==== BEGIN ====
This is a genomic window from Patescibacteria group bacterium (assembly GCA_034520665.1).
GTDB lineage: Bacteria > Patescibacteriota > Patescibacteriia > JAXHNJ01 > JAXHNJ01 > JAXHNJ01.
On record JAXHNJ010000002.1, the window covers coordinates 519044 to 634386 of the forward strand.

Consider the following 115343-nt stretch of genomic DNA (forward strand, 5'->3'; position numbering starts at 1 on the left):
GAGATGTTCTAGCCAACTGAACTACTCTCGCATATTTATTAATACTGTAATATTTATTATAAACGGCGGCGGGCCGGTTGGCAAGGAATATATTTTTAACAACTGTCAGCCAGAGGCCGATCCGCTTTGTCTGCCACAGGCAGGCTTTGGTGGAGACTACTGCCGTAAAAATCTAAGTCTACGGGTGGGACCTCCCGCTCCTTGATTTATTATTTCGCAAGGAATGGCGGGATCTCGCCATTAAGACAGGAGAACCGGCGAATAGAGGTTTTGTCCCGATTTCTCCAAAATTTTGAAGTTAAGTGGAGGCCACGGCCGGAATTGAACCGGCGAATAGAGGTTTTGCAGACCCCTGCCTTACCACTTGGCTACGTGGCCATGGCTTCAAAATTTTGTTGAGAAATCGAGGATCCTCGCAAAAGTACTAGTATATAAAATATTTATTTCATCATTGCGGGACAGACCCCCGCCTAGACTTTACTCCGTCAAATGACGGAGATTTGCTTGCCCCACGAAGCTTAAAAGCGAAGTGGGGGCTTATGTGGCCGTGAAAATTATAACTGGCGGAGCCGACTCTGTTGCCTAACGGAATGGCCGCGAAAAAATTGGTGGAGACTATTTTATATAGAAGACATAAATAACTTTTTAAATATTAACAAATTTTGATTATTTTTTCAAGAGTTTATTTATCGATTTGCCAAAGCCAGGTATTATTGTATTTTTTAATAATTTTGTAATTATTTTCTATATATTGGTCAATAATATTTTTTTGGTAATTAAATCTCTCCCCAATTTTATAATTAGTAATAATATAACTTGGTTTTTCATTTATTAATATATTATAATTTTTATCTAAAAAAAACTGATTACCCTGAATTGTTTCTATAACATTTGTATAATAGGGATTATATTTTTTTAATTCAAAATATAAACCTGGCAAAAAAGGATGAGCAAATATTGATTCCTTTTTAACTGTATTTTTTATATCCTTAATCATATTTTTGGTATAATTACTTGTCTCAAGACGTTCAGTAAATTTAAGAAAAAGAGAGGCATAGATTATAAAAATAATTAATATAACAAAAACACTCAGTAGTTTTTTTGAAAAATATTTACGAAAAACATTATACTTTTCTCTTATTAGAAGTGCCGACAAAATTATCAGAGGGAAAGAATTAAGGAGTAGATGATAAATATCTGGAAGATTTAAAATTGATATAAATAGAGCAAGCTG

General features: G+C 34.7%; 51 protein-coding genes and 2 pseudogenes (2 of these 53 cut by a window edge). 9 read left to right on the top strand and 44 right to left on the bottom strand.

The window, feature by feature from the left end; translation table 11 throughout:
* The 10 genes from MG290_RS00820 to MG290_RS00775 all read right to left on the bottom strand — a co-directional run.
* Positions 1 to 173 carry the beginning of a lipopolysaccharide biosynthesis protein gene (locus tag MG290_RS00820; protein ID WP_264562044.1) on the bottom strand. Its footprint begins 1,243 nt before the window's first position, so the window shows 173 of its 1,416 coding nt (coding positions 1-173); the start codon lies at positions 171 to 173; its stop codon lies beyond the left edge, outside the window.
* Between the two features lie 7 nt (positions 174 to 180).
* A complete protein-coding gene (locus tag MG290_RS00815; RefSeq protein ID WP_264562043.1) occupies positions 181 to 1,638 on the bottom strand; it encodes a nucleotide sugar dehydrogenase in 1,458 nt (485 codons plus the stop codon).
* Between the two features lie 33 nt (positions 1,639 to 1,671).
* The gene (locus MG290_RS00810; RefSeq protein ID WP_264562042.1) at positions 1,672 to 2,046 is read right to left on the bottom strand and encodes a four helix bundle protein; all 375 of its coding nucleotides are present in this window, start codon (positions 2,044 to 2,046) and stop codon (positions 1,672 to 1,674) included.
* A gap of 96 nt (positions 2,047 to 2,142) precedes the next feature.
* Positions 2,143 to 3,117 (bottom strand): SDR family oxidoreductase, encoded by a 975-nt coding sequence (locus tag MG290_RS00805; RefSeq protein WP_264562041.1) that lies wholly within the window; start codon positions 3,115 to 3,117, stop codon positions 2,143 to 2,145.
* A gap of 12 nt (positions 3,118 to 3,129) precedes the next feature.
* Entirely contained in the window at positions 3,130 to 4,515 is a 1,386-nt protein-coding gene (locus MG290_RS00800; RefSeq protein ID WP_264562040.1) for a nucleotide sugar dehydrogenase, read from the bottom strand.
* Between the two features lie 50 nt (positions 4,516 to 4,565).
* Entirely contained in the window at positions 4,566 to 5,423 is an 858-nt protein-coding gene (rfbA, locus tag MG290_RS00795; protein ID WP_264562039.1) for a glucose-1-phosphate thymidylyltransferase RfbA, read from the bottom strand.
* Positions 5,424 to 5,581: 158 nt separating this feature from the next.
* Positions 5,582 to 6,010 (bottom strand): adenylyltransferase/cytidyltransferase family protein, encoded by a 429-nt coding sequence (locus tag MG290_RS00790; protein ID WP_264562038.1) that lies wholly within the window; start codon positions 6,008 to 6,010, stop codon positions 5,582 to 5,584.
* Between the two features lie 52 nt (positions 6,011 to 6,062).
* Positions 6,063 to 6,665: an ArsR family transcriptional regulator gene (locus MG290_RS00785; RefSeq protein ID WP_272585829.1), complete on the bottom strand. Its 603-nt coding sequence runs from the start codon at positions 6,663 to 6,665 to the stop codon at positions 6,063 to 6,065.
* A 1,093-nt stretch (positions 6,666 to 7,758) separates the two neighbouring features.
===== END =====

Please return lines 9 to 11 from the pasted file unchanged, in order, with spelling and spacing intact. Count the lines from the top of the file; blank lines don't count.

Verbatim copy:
* Positions 1 to 173 carry the beginning of a lipopolysaccharide biosynthesis protein gene (locus tag MG290_RS00820; protein ID WP_264562044.1) on the bottom strand. Its footprint begins 1,243 nt before the window's first position, so the window shows 173 of its 1,416 coding nt (coding positions 1-173); the start codon lies at positions 171 to 173; its stop codon lies beyond the left edge, outside the window.
* Between the two features lie 7 nt (positions 174 to 180).
* A complete protein-coding gene (locus tag MG290_RS00815; RefSeq protein ID WP_264562043.1) occupies positions 181 to 1,638 on the bottom strand; it encodes a nucleotide sugar dehydrogenase in 1,458 nt (485 codons plus the stop codon).